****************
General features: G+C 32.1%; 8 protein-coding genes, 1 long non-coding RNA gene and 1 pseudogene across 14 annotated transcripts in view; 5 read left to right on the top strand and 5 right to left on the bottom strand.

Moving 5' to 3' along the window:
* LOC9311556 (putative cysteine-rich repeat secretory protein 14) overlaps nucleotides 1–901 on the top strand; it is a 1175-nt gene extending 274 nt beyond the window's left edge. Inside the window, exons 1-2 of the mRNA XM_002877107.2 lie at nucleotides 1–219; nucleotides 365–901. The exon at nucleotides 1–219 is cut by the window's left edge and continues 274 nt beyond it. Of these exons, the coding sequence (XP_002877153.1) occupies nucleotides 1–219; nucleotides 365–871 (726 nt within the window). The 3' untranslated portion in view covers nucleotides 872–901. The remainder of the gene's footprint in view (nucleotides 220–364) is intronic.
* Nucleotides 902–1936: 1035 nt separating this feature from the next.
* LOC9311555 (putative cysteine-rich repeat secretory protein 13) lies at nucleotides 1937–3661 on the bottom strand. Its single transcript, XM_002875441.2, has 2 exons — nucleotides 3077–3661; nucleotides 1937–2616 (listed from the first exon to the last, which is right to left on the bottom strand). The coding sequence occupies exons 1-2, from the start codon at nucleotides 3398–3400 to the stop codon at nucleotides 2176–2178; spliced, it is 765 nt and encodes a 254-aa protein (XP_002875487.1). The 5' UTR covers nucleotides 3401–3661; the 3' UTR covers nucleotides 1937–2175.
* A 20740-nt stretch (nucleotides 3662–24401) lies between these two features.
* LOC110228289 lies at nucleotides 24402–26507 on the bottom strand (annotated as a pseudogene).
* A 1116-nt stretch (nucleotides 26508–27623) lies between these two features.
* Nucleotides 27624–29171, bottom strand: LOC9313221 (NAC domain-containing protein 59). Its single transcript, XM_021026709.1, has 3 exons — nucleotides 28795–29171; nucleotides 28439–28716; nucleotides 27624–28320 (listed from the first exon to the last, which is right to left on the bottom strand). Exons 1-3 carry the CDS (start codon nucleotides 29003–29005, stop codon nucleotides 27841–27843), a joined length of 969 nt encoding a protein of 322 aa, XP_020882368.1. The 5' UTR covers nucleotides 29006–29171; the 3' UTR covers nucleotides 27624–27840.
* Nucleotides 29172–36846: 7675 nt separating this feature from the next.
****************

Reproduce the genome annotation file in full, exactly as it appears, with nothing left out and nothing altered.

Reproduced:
General features: G+C 32.1%; 8 protein-coding genes, 1 long non-coding RNA gene and 1 pseudogene across 14 annotated transcripts in view; 5 read left to right on the top strand and 5 right to left on the bottom strand.

Moving 5' to 3' along the window:
* LOC9311556 (putative cysteine-rich repeat secretory protein 14) overlaps nucleotides 1–901 on the top strand; it is a 1175-nt gene extending 274 nt beyond the window's left edge. Inside the window, exons 1-2 of the mRNA XM_002877107.2 lie at nucleotides 1–219; nucleotides 365–901. The exon at nucleotides 1–219 is cut by the window's left edge and continues 274 nt beyond it. Of these exons, the coding sequence (XP_002877153.1) occupies nucleotides 1–219; nucleotides 365–871 (726 nt within the window). The 3' untranslated portion in view covers nucleotides 872–901. The remainder of the gene's footprint in view (nucleotides 220–364) is intronic.
* Nucleotides 902–1936: 1035 nt separating this feature from the next.
* LOC9311555 (putative cysteine-rich repeat secretory protein 13) lies at nucleotides 1937–3661 on the bottom strand. Its single transcript, XM_002875441.2, has 2 exons — nucleotides 3077–3661; nucleotides 1937–2616 (listed from the first exon to the last, which is right to left on the bottom strand). The coding sequence occupies exons 1-2, from the start codon at nucleotides 3398–3400 to the stop codon at nucleotides 2176–2178; spliced, it is 765 nt and encodes a 254-aa protein (XP_002875487.1). The 5' UTR covers nucleotides 3401–3661; the 3' UTR covers nucleotides 1937–2175.
* A 20740-nt stretch (nucleotides 3662–24401) lies between these two features.
* LOC110228289 lies at nucleotides 24402–26507 on the bottom strand (annotated as a pseudogene).
* A 1116-nt stretch (nucleotides 26508–27623) lies between these two features.
* Nucleotides 27624–29171, bottom strand: LOC9313221 (NAC domain-containing protein 59). Its single transcript, XM_021026709.1, has 3 exons — nucleotides 28795–29171; nucleotides 28439–28716; nucleotides 27624–28320 (listed from the first exon to the last, which is right to left on the bottom strand). Exons 1-3 carry the CDS (start codon nucleotides 29003–29005, stop codon nucleotides 27841–27843), a joined length of 969 nt encoding a protein of 322 aa, XP_020882368.1. The 5' UTR covers nucleotides 29006–29171; the 3' UTR covers nucleotides 27624–27840.
* Nucleotides 29172–36846: 7675 nt separating this feature from the next.